• 2. Limp and passive on being held
  • 3. You could pick child up and hold it only when and how it preferred
  • 4. Notably stiff and awkward to hold
  • 5. Don't know

19. Before age 3, did the child ever imitate another person?

  • 1. Yes, waved bye-bye
  • 2. Yes, played pat-a-cake
  • 3. Yes, other ( ___________________________ )
  • 4. Two or more of above (which? 1____2____3____ )
  • 5. No, or not sure

20. Before age 3, did the child have an unusually good memory?

  • 1. Remarkable memory for songs, rhymes, TV commercials, etc., in words
  • 2. Remarkable memory for songs, music (humming only)
  • 3. Remarkable memory for names, places, routes, etc.
  • 4. No evidence for remarkable memory
  • 5. Apparently rather poor memory
  • 6. Both 1 and 3
  • 7. Both 2 and 3

21. Did you ever suspect the child was very nearly deaf?

  • 1. Yes
  • 2. No

22. (Age 2-4) Is child "deaf" to some sounds but hears others?

  • 1. Yes, can be "deaf" to loud sounds, but hear low ones
  • 2. No, this is not true of him

23. (Age 2-4) Does child hold his hands in strange postures?

  • 1. Yes, sometimes or often
  • 2. No

24. (Age 2-4) Does child engage in rhythmic or rocking activity for very long periods of time (like on rocking-horse or chair, jumpchair, swing, etc.)?

  • 1. Yes, this is typical
  • 2. Seldom does this
  • 3. Not true of him

25. (Age 2-4) Does child ever "look through" or "walk through" people, as though they weren't there?

  • 1. Yes, often
  • 2. Yes, I think so
  • 3. No, doesn't do this

26. (Age 2-5) Does child have any unusual cravings for things to eat or chew on?

  • 1. Yes, salt or salty foods
  • 2. Yes, often chews metal objects
  • 3. Yes, other ( _________________________ )
  • 4. Yes, more than 2 above (which? __________________________ )
  • 5. No, or not sure

27. (Age 2-4) Does child have certain eating oddities, such as refusing to drink from a transparent container, eating only hot (or cold) food, eating only one or two foods, etc.?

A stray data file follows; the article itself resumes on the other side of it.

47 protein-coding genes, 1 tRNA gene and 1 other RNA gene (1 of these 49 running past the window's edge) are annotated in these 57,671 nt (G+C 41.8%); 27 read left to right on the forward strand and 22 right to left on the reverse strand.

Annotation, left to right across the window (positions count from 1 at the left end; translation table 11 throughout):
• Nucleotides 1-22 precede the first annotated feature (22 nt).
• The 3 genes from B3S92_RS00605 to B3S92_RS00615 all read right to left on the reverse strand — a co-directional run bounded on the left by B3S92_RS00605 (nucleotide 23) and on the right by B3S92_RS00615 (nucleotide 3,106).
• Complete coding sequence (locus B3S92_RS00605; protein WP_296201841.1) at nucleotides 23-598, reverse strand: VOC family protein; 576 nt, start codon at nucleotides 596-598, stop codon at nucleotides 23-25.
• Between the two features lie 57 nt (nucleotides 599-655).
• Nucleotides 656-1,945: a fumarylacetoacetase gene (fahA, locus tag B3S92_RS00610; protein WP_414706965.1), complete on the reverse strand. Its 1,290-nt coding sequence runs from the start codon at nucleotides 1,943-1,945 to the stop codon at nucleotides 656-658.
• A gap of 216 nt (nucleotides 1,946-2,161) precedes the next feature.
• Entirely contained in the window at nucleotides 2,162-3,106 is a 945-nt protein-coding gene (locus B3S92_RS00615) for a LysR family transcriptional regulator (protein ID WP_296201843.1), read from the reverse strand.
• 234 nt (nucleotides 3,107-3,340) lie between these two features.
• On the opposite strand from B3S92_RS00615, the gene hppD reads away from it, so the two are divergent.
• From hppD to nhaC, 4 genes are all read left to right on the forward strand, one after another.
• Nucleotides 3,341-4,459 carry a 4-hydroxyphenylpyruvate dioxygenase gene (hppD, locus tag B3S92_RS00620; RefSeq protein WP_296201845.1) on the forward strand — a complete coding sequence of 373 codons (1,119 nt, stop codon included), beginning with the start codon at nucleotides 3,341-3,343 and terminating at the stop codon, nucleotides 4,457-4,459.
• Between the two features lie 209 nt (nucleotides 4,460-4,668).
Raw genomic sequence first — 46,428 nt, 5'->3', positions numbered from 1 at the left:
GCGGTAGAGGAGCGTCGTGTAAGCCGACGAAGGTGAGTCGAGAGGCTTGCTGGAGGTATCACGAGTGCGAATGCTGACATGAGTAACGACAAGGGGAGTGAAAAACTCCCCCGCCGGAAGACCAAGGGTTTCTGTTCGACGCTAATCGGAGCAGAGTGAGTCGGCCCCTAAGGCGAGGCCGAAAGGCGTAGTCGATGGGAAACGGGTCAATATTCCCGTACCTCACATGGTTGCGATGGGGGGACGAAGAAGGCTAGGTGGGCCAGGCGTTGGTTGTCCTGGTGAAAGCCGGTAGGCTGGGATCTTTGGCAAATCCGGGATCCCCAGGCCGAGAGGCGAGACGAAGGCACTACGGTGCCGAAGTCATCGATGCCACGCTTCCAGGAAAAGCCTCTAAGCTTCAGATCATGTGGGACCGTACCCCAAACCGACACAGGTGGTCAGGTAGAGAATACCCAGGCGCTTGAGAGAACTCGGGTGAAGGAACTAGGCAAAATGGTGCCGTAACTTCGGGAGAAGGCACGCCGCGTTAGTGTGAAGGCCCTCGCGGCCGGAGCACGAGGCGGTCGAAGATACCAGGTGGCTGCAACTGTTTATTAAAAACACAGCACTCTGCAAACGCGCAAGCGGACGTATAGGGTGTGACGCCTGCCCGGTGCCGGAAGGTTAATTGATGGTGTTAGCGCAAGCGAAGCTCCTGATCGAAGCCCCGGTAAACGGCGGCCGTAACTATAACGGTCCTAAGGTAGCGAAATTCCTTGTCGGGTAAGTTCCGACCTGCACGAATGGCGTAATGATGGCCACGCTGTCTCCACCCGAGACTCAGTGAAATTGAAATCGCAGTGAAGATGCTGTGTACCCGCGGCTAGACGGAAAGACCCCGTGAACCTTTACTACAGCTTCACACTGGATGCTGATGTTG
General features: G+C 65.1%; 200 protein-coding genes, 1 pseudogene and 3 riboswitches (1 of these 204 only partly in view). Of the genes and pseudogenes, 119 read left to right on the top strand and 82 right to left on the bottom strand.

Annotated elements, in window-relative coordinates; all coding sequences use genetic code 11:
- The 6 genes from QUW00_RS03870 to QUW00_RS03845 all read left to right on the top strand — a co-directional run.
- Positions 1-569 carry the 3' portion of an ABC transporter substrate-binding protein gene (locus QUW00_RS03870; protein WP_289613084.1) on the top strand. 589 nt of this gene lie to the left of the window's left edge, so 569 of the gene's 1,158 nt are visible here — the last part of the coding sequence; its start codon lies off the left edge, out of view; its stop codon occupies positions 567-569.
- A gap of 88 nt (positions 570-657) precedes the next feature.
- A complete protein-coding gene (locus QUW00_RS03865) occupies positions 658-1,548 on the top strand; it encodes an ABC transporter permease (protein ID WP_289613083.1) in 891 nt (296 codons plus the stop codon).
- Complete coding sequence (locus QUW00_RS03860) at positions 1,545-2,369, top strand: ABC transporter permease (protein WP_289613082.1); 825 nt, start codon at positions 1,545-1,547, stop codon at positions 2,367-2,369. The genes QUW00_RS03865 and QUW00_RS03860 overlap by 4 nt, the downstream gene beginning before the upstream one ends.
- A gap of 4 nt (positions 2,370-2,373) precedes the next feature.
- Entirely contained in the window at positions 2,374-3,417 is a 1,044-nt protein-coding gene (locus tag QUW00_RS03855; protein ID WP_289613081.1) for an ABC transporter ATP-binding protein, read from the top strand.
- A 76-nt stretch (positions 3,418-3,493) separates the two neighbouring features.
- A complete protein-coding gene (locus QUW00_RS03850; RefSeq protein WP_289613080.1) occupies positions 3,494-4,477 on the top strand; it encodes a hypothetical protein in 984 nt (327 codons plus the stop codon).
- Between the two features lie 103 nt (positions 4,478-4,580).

• 1. Yes, definitely
  • 2. No, or not to any marked degree
  • 3. Don't know

28. Would you describe your child around 3 or 4 as often seeming "in a shell," or so distant and "lost in thought" that you couldn't reach him?

  • 1. Yes, this is a very accurate description
  • 2. Once in a while he might possibly be like that
  • 3. Not an accurate description

29. (Age 2-5) Is he cuddly?

  • 1. Definitely, likes to cling to adults
  • 2. Above average (likes to be held)
  • 3. No, rather stiff and awkward to hold
  • 4. Don't know

30. (Age 3-5) Does the child deliberately hit his own head?

  • 1. Never, or rarely
  • 2. Yes, usually by slapping it with his hand
  • 3. Yes, usually by banging it against someone else's legs or head
  • 4. Yes, usually by hitting walls, floor, furniture, etc.
  • 5. Several of above (which? 2____3____4____ )

31. (Age 3-5) How well physically coordinated is the child (running, walking, balancing, climbing)?

  • 1. Unusually graceful
  • 2. About average
  • 3. Somewhat below average, or poor

32. (Age 3-5) Does the child sometimes whirl himself like a top?

  • 1. Yes, does this often
  • 2. Yes, sometimes
  • 3. Yes, if you start him out
  • 4. No, he shows no tendency to whirl

33. (Age 3-5) How skillful is the child in doing fine work with this fingers or playing with small objects?

  • 1. Exceptionally skillful
  • 2. Average for age
  • 3. A little awkward, or very awkward
  • 4. Don't know

34. (Age 3-5) Does the child like to spin things like jar lids, coins, or coasters?

  • 1. Yes, often and for rather long periods
  • 2. Very seldom, or never

35. (Age 3-5) Does child show an unusual degree of skill (much better than normal child his age) at any of the following:

  • 1. Assembling jigsaw or similar puzzles
  • 2. Arithmetic computation
  • 3. Can tell day of week a certain date will fall on
  • 4. Perfect musical pitch
  • 5. Throwing and/or catching a ball